Fighting Malaria in Africa, a CRID perspective

Mosquittoes in Africa: expert research and recommendations to National Malaria Control Programmes – Dr. NDO Cyrille, Vector Biologist, Head of Parasitology and Microbiology Department at CRID

Mosquittoes in Africa: expert research and recommendations to National Malaria Control Programmes – Dr. NDO Cyrille, Vector Biologist, Head of Parasitology and Microbiology Department at CRID

Africa has over 10 indigenous Anopheles species with ability to transmit Plasmodium parasites that cause malaria [2, 3]. Therefore, control of these vector species is the pillar of prevention strategies. Vector control relies extensively on the use of pyrethroid-based insecticide-treated bed nets or indoor residual spraying. Mosquitoes have however developed resistance against the insecticides actually in use. More so, in some settings, it has been noticed that instead of biting indoor (as people are protected by bed net), some mosquito populations have developed a new tendency of biting outdoor in the early hours of the day when people are not protected by the bed net. This high insecticide resistance profile (and associated change in biting behaviour) is a major challenge to the efforts of National Malaria Control Programmes in fighting the killer disease [4, 5].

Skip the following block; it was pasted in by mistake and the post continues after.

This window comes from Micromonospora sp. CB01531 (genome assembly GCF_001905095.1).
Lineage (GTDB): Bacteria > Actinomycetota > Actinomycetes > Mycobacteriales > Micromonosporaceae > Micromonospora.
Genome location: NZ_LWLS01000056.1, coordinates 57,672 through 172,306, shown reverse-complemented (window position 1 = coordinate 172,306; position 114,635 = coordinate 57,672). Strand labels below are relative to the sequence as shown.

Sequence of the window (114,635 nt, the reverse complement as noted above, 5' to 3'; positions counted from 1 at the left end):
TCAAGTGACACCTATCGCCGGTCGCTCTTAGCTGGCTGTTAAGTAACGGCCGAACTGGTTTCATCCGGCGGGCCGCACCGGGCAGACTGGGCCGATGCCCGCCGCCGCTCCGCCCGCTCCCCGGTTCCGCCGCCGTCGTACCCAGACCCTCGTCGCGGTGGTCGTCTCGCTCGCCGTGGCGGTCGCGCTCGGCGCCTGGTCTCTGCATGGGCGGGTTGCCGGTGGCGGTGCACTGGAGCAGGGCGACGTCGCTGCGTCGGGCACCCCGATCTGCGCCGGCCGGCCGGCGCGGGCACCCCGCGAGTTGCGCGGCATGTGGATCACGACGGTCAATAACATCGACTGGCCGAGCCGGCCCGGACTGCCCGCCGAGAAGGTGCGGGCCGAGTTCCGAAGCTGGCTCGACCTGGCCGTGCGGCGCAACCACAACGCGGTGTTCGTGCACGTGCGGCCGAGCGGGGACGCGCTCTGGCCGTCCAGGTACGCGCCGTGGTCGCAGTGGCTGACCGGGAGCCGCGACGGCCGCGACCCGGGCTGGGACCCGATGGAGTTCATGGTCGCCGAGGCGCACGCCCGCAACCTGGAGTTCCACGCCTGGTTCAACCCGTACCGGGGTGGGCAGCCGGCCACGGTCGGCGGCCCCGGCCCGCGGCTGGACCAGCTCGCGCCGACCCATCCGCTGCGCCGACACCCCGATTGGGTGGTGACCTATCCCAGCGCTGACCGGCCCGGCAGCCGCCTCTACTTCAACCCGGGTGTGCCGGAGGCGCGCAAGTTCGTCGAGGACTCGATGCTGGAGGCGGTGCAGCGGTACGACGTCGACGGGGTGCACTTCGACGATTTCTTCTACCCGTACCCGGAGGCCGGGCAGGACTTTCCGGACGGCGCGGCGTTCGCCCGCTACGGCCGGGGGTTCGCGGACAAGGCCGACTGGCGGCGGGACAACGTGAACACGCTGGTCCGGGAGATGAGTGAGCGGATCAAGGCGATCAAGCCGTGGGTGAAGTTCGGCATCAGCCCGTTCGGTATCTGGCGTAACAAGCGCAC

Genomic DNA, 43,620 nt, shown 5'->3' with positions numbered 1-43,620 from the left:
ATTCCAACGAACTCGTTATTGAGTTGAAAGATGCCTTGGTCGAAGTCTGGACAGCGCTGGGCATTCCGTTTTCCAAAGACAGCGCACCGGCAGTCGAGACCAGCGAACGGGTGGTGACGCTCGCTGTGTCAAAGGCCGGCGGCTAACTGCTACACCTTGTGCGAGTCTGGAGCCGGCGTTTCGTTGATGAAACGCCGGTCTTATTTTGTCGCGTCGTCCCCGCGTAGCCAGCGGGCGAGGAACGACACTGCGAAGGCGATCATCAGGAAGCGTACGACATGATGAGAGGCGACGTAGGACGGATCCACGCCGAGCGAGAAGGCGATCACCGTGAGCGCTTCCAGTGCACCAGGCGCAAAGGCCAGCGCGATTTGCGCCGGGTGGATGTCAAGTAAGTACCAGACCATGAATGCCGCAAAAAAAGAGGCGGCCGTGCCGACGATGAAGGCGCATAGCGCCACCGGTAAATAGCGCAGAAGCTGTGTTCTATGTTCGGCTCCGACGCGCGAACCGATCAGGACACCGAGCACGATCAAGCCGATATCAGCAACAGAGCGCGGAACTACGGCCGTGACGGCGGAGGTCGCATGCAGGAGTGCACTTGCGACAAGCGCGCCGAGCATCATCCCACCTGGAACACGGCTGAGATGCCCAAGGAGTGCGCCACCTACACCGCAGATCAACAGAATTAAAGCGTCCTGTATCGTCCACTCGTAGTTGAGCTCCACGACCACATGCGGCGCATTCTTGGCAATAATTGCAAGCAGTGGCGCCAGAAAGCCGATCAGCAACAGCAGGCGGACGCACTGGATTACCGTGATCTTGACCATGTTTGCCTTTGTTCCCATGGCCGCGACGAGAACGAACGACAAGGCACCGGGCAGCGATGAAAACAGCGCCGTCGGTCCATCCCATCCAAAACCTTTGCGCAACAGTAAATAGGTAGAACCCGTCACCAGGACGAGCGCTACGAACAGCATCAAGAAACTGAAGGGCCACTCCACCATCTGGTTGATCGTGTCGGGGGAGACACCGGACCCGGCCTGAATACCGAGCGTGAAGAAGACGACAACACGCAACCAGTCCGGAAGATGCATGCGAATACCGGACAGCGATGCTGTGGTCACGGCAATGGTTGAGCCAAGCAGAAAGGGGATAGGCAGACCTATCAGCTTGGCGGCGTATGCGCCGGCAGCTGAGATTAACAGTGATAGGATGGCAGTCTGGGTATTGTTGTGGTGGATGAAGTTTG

The Centre for Research in Infectious Diseases (CRID) has over the years sort to understand the challenges in the fight against malaria vectors, and to find ways to improve the efficacy of current vector control tools. Drawing from studies conducted in Central, West and  East Africa, cases of high resistance levels to insecticides in major malaria vectors leading to loss of efficacy of Long Lasting Insecticidal Nets (LLINs) have been reported [6-13].

 In order to improve malaria control and a possible disease elimination which is backed in the agenda [14], there is an urgent need to first preserve the optimal efficacy of existing vector control tools. We advise National Malaria Control Programmes to conduct routine entomological surveillance for determination of insecticide resistance profile and mechanisms in vector populations, using standard WHO bioassays protocols, but also molecular techniques that can allow early detection of target site [15, 16] and metabolic-mediated resistance [6, 11, 17]. Availability of these data will help to better design resistance management strategies, and to implement evidence-based and integrated vector control.